A certified dryer will also need field approval if that dryer is being combined into a new bin dryer system, since regulations require the unit as a whole to be marked at the CSA 3.8 standard.

The province says it recognizes the challenging conditions in Manitoba fields and is making efforts to help producers looking for drying capacity, such as the published dryer guide.

“Grain dryers are a priority for the gas inspection unit right now, and we are working closely with the equipment installers and licensed gas fitters to get the equipment started as quick as possible,” a spokesperson said by email.

The site visit will add another $1,053 to the price of the dryer, on top of any changes the inspection may require. Inspectors will make “every attempt” to arrange the visit within two weeks of the request, the OFC says.

Manitoba sales halted

The guide does little to ease the installation of a used dryer, says Adrien Caillier, president of A.R.K. New-Tech Ltd. The company supplies, services and installs dryers across Western Canada, but says it no longer sells used dryers in Manitoba due to certification issues.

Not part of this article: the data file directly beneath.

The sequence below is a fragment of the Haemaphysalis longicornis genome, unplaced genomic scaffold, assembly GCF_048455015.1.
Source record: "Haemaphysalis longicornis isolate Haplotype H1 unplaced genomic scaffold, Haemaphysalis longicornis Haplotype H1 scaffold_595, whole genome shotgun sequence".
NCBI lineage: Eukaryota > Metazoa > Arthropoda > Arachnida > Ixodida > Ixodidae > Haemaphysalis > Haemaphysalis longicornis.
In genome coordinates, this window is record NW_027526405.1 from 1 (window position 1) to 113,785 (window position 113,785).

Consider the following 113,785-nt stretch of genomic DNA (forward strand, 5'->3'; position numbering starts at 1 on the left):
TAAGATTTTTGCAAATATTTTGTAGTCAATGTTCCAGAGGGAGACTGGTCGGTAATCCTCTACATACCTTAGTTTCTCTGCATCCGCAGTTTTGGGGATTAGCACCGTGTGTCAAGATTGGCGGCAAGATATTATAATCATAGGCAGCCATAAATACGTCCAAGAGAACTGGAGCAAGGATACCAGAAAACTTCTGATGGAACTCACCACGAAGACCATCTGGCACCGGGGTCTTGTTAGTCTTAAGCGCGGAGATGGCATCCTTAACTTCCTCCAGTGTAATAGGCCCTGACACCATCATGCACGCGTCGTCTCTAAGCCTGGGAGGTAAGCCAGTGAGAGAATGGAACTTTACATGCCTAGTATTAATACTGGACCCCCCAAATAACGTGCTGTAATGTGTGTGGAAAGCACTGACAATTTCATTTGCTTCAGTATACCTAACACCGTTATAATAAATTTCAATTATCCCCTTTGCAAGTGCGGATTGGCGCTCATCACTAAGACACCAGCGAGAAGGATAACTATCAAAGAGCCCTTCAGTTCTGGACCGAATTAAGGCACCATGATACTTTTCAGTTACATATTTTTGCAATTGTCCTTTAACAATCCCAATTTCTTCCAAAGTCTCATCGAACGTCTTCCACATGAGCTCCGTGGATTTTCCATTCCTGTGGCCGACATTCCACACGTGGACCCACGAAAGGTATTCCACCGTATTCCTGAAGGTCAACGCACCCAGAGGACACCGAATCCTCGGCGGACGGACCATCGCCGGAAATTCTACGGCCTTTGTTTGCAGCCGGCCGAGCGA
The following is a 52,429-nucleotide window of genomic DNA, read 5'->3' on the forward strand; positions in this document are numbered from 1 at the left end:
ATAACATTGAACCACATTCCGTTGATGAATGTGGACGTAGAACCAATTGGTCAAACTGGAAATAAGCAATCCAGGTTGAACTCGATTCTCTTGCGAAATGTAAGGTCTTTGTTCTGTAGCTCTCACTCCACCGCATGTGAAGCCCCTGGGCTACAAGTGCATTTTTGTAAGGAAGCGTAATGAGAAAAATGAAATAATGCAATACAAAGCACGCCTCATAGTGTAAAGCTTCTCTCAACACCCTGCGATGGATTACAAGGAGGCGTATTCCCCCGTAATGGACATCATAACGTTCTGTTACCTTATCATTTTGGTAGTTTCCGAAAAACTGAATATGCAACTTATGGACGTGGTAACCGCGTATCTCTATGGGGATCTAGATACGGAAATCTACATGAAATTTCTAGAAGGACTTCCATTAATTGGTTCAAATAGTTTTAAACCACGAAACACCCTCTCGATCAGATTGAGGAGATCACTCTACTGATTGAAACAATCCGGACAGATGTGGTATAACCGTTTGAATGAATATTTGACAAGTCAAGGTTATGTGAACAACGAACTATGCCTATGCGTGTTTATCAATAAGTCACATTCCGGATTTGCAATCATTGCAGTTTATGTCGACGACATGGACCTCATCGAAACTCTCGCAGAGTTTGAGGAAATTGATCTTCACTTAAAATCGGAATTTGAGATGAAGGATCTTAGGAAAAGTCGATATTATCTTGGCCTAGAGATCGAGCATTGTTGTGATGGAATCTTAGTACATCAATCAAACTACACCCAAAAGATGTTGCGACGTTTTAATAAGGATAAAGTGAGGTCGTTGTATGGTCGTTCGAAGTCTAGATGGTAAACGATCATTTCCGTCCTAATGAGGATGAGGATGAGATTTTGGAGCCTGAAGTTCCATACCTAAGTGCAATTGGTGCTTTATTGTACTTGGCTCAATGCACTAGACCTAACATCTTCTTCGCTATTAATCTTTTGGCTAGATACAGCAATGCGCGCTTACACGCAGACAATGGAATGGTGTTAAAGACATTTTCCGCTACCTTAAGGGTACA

“It’s almost hard for us to know exactly what we have to do,” he said. “There’s so much, not confusion, but there’s so much left to interpretation that it’s very difficult for us, so I can’t imagine a farmer who’s never dealt with that part of the process (dealing with it).”

The company has, likewise, started turning away farmers looking for advice in setting up a used dryer, something Caillier said they would normally offer, but that they currently feel unable to provide. Instead, he said, they are turning such requests back to the Office of the Fire Commissioner.